Telecommunications regulator, Rwanda Utilities Regulatory Agency (RURA) announced that Rwandatel is the data leader, weeks after the operator was stripped of its GSM license, a decision that sent shock waves within the entire sector.
As RURA released a report on the state of the sector as at December 2010, some observers say that Rwandatel’s future looks increasingly uncertain in the coming days despite holding a lofty position as data sector leader.
RURA’s latest report, which comes at a time government and MTN Rwanda have petitioned the commercial courts to liquidate Rwandatel, brings out a rather curious revelation. It further plunges the sector into wild assumptions on the controversies surrounding the firm.
Analysts say that RURA’s latest report is a contradiction of sorts, to its earlier position, that led to the decision that culminated in Rwandatel being stripped of its GSM license.
“If RURA had taken a rather hard-line position that Rwandatel was technically insolvent, an allegation that meant that as an operator, Rwandatel was not in a position to adequately offer its basic service provisions, why then is RURA now saying in this report that Rwandatel is on top of its game within the data segment?” an industry watcher who did not wish to be named due to the sensitive nature of the topic posed to this writer.
RURA states that Rwandatel is the data leader within both fixed internet broadband and mobile internet market.
The report states that: “Rwandatel’s market share is at 52 percent followed by MTN at 35 percent within broadband while Rwandatel leads at 59 percent while MTN and Tigo have the remaining 38 percent and three percent market share respectively within the mobile internet segment.”
Much as it is dogged with controversies, Rwandatel’s position within the data segment, based on RURA’s report, makes a compelling case for a well thought out rescue plan.
It is clear that Rwandatel’s services and positioning within the market as data leader puts it at a vantage angle in the sector with some analysts even listing it as a strategic national asset.
Just prior to the UN resolution that called for a freeze on Libyan government assets, Rwandatel was 20 percent owned by government through the Social Security Fund of Rwanda with the majority 80 percent owned by LAP Green Network of Libya.
The UN resolution effectively means that government is now in total control of Rwandatel operations even as it moved to liquidate its assets.
While MTN Rwanda is being seen as the main beneficiary of Rwandatel’s woes as it has been angling to take up more market share within data segment, it has not escaped observers that it will take several months before MTN would be able to adequately fill the void that will arise out of the likelihood of completely shutting off Rwandatel, if the indication from various public offices is anything to go by.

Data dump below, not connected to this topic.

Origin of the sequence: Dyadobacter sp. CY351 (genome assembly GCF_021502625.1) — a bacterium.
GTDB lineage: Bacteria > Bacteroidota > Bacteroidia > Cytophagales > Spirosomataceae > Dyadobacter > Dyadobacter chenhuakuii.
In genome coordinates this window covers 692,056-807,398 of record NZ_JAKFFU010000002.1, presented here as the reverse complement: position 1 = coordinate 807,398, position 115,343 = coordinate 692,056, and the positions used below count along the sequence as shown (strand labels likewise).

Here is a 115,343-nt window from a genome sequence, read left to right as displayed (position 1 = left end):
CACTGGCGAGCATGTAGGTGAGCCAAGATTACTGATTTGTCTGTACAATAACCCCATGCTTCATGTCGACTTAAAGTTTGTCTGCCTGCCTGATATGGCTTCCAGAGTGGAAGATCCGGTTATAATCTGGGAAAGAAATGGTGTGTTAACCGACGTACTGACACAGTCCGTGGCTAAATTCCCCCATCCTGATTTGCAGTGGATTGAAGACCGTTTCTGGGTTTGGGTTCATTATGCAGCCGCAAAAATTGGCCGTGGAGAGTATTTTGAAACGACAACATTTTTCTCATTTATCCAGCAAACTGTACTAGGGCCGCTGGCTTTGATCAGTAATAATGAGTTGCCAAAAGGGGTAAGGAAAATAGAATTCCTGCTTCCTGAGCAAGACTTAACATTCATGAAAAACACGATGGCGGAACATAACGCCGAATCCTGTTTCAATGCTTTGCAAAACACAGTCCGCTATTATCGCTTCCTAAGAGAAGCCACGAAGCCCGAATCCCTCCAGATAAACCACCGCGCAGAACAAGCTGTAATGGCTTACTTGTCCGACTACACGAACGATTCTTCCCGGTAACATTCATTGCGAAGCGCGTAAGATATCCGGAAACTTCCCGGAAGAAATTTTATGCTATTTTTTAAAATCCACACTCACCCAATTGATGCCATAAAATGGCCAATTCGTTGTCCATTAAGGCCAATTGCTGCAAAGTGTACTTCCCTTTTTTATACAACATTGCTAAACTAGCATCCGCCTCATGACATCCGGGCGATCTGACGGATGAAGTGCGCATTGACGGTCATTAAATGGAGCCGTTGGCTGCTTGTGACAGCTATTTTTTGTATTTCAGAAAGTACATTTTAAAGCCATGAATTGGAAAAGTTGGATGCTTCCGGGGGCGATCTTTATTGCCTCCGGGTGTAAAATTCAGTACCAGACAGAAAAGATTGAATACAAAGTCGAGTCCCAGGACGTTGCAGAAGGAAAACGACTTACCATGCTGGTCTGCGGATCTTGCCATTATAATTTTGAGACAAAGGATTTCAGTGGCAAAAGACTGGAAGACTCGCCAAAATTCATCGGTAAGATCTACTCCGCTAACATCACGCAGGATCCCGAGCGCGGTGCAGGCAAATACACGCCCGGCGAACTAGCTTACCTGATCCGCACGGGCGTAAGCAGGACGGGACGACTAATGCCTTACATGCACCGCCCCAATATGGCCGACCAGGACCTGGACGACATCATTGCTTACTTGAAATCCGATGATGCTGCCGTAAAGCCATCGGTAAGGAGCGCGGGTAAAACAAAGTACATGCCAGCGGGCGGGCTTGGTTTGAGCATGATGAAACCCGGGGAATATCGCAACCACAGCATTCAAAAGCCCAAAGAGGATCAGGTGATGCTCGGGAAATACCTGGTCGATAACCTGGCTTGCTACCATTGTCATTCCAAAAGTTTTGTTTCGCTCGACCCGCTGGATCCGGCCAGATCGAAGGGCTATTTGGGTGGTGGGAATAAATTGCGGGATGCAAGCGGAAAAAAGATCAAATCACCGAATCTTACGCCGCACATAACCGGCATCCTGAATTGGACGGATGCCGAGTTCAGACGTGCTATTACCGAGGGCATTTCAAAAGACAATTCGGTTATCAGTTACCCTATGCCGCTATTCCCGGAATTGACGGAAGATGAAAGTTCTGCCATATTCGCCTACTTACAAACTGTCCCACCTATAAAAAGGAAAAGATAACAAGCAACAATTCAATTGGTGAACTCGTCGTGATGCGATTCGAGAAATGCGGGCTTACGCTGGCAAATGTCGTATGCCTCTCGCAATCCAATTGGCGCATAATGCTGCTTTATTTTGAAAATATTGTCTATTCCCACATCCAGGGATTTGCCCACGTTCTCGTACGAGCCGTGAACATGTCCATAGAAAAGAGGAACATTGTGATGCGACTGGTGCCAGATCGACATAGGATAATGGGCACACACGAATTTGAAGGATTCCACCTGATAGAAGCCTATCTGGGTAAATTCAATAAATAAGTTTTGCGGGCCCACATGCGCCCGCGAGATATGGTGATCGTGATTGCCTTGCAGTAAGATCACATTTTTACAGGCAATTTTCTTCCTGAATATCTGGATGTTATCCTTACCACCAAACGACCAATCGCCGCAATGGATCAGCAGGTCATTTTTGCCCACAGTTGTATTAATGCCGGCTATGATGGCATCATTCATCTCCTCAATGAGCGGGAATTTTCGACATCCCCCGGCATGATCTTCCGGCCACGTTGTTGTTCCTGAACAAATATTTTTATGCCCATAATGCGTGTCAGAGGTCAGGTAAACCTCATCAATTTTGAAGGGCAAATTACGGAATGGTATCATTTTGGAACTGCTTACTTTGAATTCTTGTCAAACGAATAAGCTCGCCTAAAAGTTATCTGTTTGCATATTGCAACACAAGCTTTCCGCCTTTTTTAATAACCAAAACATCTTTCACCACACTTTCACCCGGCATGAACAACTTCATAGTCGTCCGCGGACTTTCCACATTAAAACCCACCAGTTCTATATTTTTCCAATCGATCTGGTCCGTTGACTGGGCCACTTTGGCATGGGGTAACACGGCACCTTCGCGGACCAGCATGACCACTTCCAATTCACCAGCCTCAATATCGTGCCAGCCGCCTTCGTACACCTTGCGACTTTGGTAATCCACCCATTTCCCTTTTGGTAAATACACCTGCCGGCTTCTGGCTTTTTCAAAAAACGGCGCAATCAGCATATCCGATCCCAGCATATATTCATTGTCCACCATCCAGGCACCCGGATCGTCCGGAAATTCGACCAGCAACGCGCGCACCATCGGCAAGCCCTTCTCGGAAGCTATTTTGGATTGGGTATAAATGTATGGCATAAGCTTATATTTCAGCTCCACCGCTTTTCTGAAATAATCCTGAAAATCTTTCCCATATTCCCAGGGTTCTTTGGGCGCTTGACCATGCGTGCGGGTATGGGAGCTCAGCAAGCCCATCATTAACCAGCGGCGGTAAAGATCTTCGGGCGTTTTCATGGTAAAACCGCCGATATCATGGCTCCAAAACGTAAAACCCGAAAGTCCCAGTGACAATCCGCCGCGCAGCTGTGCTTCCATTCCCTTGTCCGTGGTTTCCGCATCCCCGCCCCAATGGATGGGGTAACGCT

Liquidating Rwandatel is worrying, bordering to a downright suicidal mission for the economy.
Already, RURA is on record as saying that since the start of the Rwandatel controversy; it has down graded the national ICT targets to reflect the emerging realities.
However, over the past year, Rwanda’s telecoms sector has seen the kind of intense competition that was unimaginable just few years back.
The impact of this fundamental change this year, was meant to be much deeper within the local data market mainly through external influences such as the launch of new, private submarine cables landing in Africa.
International wholesale prices have fallen by more than 50 percent in many markets, bandwidth supply has risen by nearly 300 percent in 2010, and some countries have raised their international bandwidth intake nearly tenfold, according to authoritative reports.
As more submarine cables prepare to become operational in the year 2011, the future of bandwidth in Rwanda looks brighter as more fundamental changes are set to unfold. Rwandatel was thus meant to be a central player in this newly emerging scenario, before it was stripped of its GSM license.
However, an indicator that RURA’s argument against Rwandatel holds some water is the fact that the report is quick to highlight that Rwanda’s mobile teledensity as of December 2010 witnessed a decrease from 36 percent to 34 percent while the fixed teledensity stood at 0.38 percent largely on account of Rwandatel’s crippled financial position.
“The mobile teledensity has slightly decreased as compared to the previous quarter due to a decrease in Rwandatel’s mobile subscriptions that shrunk from 535,710 as of September 2010 to 306,706 mobile subscribers as of December 2010,” the reports states.
Given the circumstances obtaining in the market and a future scenario that looked brighter for the sector before events of the last five weeks, the question is-what is Rwandatel’s likely future? Is the state going to reposess Rwandatel before selling it off to yet another new player without particularly compensating LAP Green due to the fact that LAP Green ran down a strategic national asset?
Why would government move so quickly to the courts to liquidate a strategic national asset after RURA stripped this very strategic national asset of its GSM license in a situation whereby the company under question is still partly owned by the very state?
These are questions that are begging to be answered as the Rwandatel controversy raged on.